All drivers, no passengers in Game 3 of the Western Conference Finals. Todd McLellan had urged for more of his playmakers to be difference makers and Ryane Clowe
did that in scoring in the big first period for San Jose.
Clowe parked himself in front of Canucks netminder Roberto Luongo as the Sharks were pressing a four-minute power play awarded after a high stick by Vancouver blueliner Christian Ehrhoff drew blood. 1:28 into the man-advantage, Clowe found the puck on his stick after a pass from Dan Boyle
from behind the goal line, and he used his size and superior strength to jam the puck home through Luongo despite having his feet yanked from under him in the crease.
"That's where I need to score this time of the year, right around the top of the crease," said Clowe.
After losing all their composure in the 7-3 defeat Wednesday, the Sharks turned the tables on Vancouver Friday, drawing 11 penalties on the Canucks. Only two of the penalties came in the first period, but the Sharks converted both, with Clowe's goal boosting the team to a 2-0 lead.
A quick glance at the scoresheet doesn't really tell the story. Clowe had two shots, one goal, two hits and one block in 17:30 of ice time, but the Sharks were able to win the game primarily because of the time they spent on the man-advantage, and Clowe was in the middle of that.
The Sharks had 10 power plays in the game (Vancouver's 11th penalty was a slash by Ryan Kesler at the final horn) leading to 15:51 of power-play time. Clowe was on the ice for nearly half of that, 7:10 overall.
"Obviously, it felt like the best game for me in this series," said the alternate captain. "I had the puck more, I had more opportunities to make plays. I skated better, and I scored a goal on the power play in front of the net. I had some good opportunities. It was a funny game, because it felt like I had the puck a lot, but a lot of it was power plays. There were so many power plays, it seemed like the special teams were taking over. There was no opportunity for anyone to gain any momentum 5-on-5.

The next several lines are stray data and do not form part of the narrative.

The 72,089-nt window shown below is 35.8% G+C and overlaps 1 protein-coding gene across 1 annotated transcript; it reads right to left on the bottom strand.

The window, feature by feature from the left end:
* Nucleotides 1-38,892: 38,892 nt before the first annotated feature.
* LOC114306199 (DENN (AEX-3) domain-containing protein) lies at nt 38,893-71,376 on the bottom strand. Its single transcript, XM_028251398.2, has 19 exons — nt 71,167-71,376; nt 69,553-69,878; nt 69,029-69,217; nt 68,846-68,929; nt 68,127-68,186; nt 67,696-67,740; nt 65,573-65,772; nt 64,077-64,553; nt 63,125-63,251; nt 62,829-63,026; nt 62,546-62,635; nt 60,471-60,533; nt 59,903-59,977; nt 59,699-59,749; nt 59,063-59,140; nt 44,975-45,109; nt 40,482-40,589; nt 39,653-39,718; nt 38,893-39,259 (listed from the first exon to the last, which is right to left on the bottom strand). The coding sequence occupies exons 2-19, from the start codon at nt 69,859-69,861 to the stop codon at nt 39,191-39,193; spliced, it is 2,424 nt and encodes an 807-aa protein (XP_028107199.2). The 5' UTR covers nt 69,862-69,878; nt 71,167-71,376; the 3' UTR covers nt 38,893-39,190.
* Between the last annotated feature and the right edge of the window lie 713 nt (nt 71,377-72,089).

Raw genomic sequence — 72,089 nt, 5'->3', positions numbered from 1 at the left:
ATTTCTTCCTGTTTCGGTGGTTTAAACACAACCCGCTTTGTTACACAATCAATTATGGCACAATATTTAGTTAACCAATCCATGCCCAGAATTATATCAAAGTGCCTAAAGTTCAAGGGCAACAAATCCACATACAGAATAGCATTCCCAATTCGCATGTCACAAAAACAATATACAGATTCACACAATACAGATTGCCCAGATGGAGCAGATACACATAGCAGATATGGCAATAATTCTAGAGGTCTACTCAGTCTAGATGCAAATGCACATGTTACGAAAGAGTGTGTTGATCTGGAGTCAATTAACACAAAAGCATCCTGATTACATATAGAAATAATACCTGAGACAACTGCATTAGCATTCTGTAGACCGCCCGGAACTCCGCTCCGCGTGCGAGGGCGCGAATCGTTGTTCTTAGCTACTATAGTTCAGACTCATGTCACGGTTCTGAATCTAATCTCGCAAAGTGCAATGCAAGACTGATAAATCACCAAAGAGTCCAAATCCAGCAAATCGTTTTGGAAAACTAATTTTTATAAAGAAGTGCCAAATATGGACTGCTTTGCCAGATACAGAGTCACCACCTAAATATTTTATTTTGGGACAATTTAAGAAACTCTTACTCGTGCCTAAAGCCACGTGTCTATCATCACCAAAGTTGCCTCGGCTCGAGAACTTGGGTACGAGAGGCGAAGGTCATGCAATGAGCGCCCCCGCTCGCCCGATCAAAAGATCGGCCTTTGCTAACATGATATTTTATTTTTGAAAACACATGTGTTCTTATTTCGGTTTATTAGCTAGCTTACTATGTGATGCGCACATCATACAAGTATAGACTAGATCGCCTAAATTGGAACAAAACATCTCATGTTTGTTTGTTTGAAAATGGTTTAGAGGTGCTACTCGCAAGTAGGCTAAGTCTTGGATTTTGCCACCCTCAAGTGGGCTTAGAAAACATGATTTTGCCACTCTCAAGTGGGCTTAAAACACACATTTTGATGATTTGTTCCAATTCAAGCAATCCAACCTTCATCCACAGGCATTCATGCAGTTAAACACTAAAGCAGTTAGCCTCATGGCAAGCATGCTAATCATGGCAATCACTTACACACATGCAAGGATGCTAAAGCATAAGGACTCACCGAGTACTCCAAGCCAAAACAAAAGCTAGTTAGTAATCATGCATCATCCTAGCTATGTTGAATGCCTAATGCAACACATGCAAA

"I obviously felt better. I felt our line was better tonight, and I still think we've got room to build."
After watching his teammates take a slew of penalties in the third period of game two, Clowe was pleased with the poise they showed while fending off the onslaught of a five-minute power play in the game's final eight minutes. The Canucks scored twice on that power play, the second goal coming on an unfortunate deflection off Ian White's skate, but they showed grit and determination as a team by putting their bodies in front of the net and maintaining themselves within their system, even as the Canucks pulled Luongo for much of the final two minutes of play.
"I liked our poise -- I don't think we were nervous at the end, we just blocked a lot," Clowe said. "I'd like to see how many shots we blocked tonight, I think it was a lot. (It was 26, a high number considering Vancouver only got 30 through to Niemi, who saved 27). That's good."
"I think, obviously, our urgency was there. I'd like to see us - if you're ahead or tied, whatever, I'd like to see us have that all the time at this time of year. Obviously, we're still behind in the series. They still hold the lead. We've had that urgency and desperation - we had it tonight -- if we had the puck, they were not getting it from us. We had that mentality, and it drew a lot of penalties, and our power play was good."
There is more of that game to come from Clowe and the Sharks.
"It was just composure on our part. A little more ‘suck it up’ kind of mentality (Friday night), I guess,” Clowe said. “You respect their power play, and I'm sure they look at our power play and they don't want to give us any more opportunities. Both power plays have done damage. I think you are going to see the penalties go down and a bit more 5-on-5 play as we go along here."
Clowe found a way to make his presence felt, physically and on the scoreboard, Friday night, that left Vancouver with much more pain than the hits and physical penalties from game two.